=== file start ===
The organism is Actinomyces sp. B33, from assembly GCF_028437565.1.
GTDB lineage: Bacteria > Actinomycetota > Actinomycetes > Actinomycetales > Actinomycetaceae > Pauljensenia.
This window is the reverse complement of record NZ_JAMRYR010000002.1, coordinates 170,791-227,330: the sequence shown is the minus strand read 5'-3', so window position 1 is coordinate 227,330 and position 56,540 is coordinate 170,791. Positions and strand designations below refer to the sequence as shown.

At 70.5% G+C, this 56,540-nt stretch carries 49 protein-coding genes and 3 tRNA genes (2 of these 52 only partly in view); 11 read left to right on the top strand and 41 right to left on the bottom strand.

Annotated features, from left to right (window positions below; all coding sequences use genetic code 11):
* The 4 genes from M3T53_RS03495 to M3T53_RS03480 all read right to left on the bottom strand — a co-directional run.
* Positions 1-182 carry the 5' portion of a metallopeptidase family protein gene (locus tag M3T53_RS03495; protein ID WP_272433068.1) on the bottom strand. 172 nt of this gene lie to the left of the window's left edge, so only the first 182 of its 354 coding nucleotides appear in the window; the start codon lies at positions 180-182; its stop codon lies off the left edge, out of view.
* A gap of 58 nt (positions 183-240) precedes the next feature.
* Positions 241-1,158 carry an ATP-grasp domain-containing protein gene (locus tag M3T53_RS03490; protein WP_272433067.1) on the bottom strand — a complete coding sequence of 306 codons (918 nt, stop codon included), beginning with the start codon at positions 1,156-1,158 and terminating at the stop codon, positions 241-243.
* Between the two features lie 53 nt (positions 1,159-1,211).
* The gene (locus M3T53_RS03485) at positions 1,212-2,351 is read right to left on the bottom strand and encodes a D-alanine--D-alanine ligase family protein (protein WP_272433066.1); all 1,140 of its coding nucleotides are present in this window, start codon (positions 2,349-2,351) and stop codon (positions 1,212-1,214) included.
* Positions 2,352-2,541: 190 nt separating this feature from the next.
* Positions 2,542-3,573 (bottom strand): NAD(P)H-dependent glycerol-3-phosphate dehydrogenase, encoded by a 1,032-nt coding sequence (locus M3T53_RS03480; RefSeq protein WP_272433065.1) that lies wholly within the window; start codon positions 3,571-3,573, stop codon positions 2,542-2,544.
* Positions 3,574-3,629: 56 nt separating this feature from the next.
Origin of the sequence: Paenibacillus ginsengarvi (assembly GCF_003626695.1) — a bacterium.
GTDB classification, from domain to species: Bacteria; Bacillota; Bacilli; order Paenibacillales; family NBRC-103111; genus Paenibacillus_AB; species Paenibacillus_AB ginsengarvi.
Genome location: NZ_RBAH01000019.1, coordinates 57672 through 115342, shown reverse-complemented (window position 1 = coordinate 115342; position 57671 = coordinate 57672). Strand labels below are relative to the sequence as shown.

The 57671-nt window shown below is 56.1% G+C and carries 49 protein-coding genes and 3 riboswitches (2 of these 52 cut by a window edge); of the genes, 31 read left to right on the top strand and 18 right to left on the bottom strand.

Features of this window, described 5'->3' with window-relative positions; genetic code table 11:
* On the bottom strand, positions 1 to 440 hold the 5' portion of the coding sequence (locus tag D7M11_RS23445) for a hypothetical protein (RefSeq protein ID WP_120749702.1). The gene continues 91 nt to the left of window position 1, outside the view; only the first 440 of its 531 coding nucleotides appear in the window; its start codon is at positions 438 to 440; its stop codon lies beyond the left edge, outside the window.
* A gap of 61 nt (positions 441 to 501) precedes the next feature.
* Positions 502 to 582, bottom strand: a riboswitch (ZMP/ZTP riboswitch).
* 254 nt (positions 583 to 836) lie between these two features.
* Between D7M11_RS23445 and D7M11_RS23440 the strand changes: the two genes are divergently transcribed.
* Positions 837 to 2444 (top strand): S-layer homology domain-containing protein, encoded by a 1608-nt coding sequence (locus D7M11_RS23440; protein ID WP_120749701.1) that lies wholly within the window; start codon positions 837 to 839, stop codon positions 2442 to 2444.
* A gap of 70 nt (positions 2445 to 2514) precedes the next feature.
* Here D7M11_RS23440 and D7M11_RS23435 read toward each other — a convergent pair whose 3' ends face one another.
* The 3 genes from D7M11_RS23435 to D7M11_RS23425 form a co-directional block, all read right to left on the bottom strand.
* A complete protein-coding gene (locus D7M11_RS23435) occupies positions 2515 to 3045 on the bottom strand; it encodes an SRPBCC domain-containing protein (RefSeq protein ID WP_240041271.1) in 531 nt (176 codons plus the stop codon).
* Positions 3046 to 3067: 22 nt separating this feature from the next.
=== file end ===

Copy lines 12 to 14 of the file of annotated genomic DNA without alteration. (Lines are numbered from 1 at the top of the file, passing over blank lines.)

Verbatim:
* Positions 2,352-2,541: 190 nt separating this feature from the next.
* Positions 2,542-3,573 (bottom strand): NAD(P)H-dependent glycerol-3-phosphate dehydrogenase, encoded by a 1,032-nt coding sequence (locus M3T53_RS03480; RefSeq protein WP_272433065.1) that lies wholly within the window; start codon positions 3,571-3,573, stop codon positions 2,542-2,544.
* Positions 3,574-3,629: 56 nt separating this feature from the next.